I understand the significance of high production value. Our desire is to bring the very best before God in his house. A congregation expects, as well they should, for the preacher to be prepared. Sermon prep begins on Monday or Tuesday (and sometimes weeks or even months in advance) not on Saturday evening or before church on Sunday morning. Bible teachers and worship leaders, soloists, music directors, choirs and praise band members are all expected to put in time working together and practicing. And in this day and age you need the crew in sound, projection and lighting to go over the program, discussing transitions and the order of service. There is nothing wrong and in fact there is a lot right about devoting time and energy to prepare for worship. But what has slowly happened over the past 20 or 30 years, from my point of view, is that worship has morphed into a spectator sport. Authentic worship is not something we are to sit and watch. I don’t know who said it first but the term I like to use for that activity is worshiptainment. I do not believe that is what God desires.
Worship is a group activity. Even when a preacher is the only one up speaking and a large audience is listening, there is a worship dynamic taking place. Baptism and the Lord’s Supper (taking communion, or for others the Eucharist) are ways that hopefully all Christians can relate to community drama. Baptism and Holy Communion are rites that are very much dramatic reenactments that help us understand worship by participation. Those two rites are practiced by virtually every Christian church in some form or fashion. Possibly without realizing it, every wedding ceremony or funeral service you have been to is a ritual, a liturgical exercise. Worship as Community Drama by Pierre Hegy provides a method for evaluating liturgy. We read product reviews for everything from fast food restaurants to new cars. Managers do performance reviews for employees and we grade school systems based graduation rates and standardized test results. It is not wrong to evaluate the way we do church. We have to have some metrics for determining where we are in order to improve.
Hegy presents a rubric for evaluation then uses those criteria to evaluate several different actual worship services, ranging from a television Roman Catholic mass to a Pentecostal meetin’. He argues that much research has been done on cult, hero and idol worship but very little empirical research exists Christian, Jewish and even Muslim worship. We need to be informed on taking a critical look at ourselves. Hegy observed many different worship services and interviewed ministry leaders. His book is a study of the sociology of religion that would benefit any ministry leader. I already believed that any church should understand why an aspect of ministry exists; if there is an outreach, a class, a committee or department, the church should have a stated goal and some type of measuring device to see if the goals are being achieved. If there is no purpose for a line item on the budget, if the stated goals of a project are consistently not being met, there is no reason to continue. “Because we have always done it that way” is a terrible reason to keep doing anything. What Hegy gives pastors and priests are very scientific methods to investigate and evaluate. Faith and culture, church growth and personal development, models of authority and much more are defined and carefully observed. Why do we do what we do? Are the desired outcomes being achieved? How can we change in order to do better? These are the questions the church needs to be asking and Hegy informs us on how to do that and puts us on the right path to finding better answers.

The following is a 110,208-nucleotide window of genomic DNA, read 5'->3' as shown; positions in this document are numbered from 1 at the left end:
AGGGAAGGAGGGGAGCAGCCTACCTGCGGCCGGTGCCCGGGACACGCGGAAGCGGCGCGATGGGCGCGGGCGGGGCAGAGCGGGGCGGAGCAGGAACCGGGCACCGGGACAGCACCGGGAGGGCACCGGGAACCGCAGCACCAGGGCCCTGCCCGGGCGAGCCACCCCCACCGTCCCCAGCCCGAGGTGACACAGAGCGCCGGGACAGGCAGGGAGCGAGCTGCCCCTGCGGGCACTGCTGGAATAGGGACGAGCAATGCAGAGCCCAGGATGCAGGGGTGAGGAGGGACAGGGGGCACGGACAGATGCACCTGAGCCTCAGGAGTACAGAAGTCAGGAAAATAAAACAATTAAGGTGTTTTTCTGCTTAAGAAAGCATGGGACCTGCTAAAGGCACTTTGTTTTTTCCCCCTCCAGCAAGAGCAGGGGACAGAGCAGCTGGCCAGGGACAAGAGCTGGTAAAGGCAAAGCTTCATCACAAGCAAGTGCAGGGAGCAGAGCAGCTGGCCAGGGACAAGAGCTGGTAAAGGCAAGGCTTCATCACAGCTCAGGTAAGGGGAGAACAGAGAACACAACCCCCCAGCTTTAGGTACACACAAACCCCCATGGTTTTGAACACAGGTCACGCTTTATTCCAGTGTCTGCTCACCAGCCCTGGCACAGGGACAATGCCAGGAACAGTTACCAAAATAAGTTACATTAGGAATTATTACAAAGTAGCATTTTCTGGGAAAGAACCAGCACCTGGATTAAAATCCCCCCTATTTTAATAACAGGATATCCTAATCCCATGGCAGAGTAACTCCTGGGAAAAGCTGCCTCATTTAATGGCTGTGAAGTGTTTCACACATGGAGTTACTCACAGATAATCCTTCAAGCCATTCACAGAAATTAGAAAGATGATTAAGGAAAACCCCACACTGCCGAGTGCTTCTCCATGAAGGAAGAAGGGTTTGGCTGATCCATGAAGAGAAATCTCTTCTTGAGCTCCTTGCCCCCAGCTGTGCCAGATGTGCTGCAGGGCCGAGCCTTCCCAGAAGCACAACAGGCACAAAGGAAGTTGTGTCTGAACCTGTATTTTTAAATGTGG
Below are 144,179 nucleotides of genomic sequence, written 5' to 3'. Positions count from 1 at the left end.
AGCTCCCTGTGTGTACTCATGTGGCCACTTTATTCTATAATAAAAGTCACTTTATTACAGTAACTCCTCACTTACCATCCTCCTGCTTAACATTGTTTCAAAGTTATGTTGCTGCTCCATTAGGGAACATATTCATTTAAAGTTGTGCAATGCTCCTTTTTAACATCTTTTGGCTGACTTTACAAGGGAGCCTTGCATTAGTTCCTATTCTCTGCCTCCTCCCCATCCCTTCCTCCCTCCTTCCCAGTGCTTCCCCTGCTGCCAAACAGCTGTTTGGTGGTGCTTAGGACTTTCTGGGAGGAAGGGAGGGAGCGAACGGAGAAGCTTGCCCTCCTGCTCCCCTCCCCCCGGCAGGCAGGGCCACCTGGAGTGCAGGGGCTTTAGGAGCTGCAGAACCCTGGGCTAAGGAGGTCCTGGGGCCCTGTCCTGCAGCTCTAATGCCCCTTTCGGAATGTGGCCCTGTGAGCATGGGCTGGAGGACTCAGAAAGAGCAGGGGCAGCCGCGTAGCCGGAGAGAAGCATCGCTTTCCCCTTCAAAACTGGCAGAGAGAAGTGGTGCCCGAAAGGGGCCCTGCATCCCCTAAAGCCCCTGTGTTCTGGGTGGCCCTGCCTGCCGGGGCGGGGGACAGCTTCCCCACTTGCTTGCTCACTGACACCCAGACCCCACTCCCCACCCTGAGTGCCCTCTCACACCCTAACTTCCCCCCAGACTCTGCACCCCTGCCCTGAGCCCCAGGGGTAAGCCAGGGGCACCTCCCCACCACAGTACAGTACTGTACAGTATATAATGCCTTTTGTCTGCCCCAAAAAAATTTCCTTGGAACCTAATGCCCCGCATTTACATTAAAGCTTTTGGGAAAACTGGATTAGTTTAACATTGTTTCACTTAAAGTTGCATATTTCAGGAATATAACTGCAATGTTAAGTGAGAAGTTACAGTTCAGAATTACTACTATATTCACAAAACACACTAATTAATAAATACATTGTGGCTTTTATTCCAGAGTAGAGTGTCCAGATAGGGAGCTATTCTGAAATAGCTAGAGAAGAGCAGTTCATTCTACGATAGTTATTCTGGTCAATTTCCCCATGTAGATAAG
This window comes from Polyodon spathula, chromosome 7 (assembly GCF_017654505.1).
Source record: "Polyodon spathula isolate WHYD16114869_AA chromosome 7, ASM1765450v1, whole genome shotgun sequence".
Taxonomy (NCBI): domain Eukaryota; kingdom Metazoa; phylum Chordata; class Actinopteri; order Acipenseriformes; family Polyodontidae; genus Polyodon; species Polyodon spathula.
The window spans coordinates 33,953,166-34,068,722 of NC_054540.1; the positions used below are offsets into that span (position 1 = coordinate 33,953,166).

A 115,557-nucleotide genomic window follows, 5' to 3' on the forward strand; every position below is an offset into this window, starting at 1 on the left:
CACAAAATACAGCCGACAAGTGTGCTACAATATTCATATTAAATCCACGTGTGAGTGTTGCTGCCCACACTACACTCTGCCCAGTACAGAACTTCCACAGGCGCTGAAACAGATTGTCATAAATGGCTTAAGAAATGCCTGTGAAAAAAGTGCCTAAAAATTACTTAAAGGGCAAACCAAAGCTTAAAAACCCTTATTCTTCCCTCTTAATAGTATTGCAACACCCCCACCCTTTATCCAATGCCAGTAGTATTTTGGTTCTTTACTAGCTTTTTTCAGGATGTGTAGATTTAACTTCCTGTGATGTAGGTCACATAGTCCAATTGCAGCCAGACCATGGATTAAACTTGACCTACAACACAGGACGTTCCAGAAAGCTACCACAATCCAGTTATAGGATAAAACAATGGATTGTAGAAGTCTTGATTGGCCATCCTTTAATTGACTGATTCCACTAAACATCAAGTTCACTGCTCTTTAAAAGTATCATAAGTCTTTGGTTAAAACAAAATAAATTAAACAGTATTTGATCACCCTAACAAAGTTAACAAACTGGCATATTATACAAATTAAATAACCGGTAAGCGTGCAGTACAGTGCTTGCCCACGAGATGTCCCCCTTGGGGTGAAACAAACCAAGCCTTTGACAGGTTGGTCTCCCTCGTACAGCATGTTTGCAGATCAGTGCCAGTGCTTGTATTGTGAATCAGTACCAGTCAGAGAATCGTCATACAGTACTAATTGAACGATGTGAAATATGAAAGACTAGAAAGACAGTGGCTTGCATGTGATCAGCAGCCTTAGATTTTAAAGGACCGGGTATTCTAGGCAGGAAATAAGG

Pierre Hegy has a lot to say about mass, the Eucharist and homilies because he comes from a background of Catholicism. I want my Protestant brothers and sisters to understand that he is observant and knowledgeable about worship. All Christians worship and I recommend this book for anyone interested in taking an honest look at how and why we do what churches do.
Mike Morrell offers a selection of Hegy’s book with video clips of some of the services being observed.
Here is the listing on Amazon with reviews; also read the forward and introduction.
Disclosure of Material Connection: I received this book free from the author and/or publisher through the Speakeasy blogging book review network. I was not required to write a positive review. The opinions I have expressed are my own. I am disclosing this in accordance with the Federal Trade Commission’s 16 CFR,Part 255.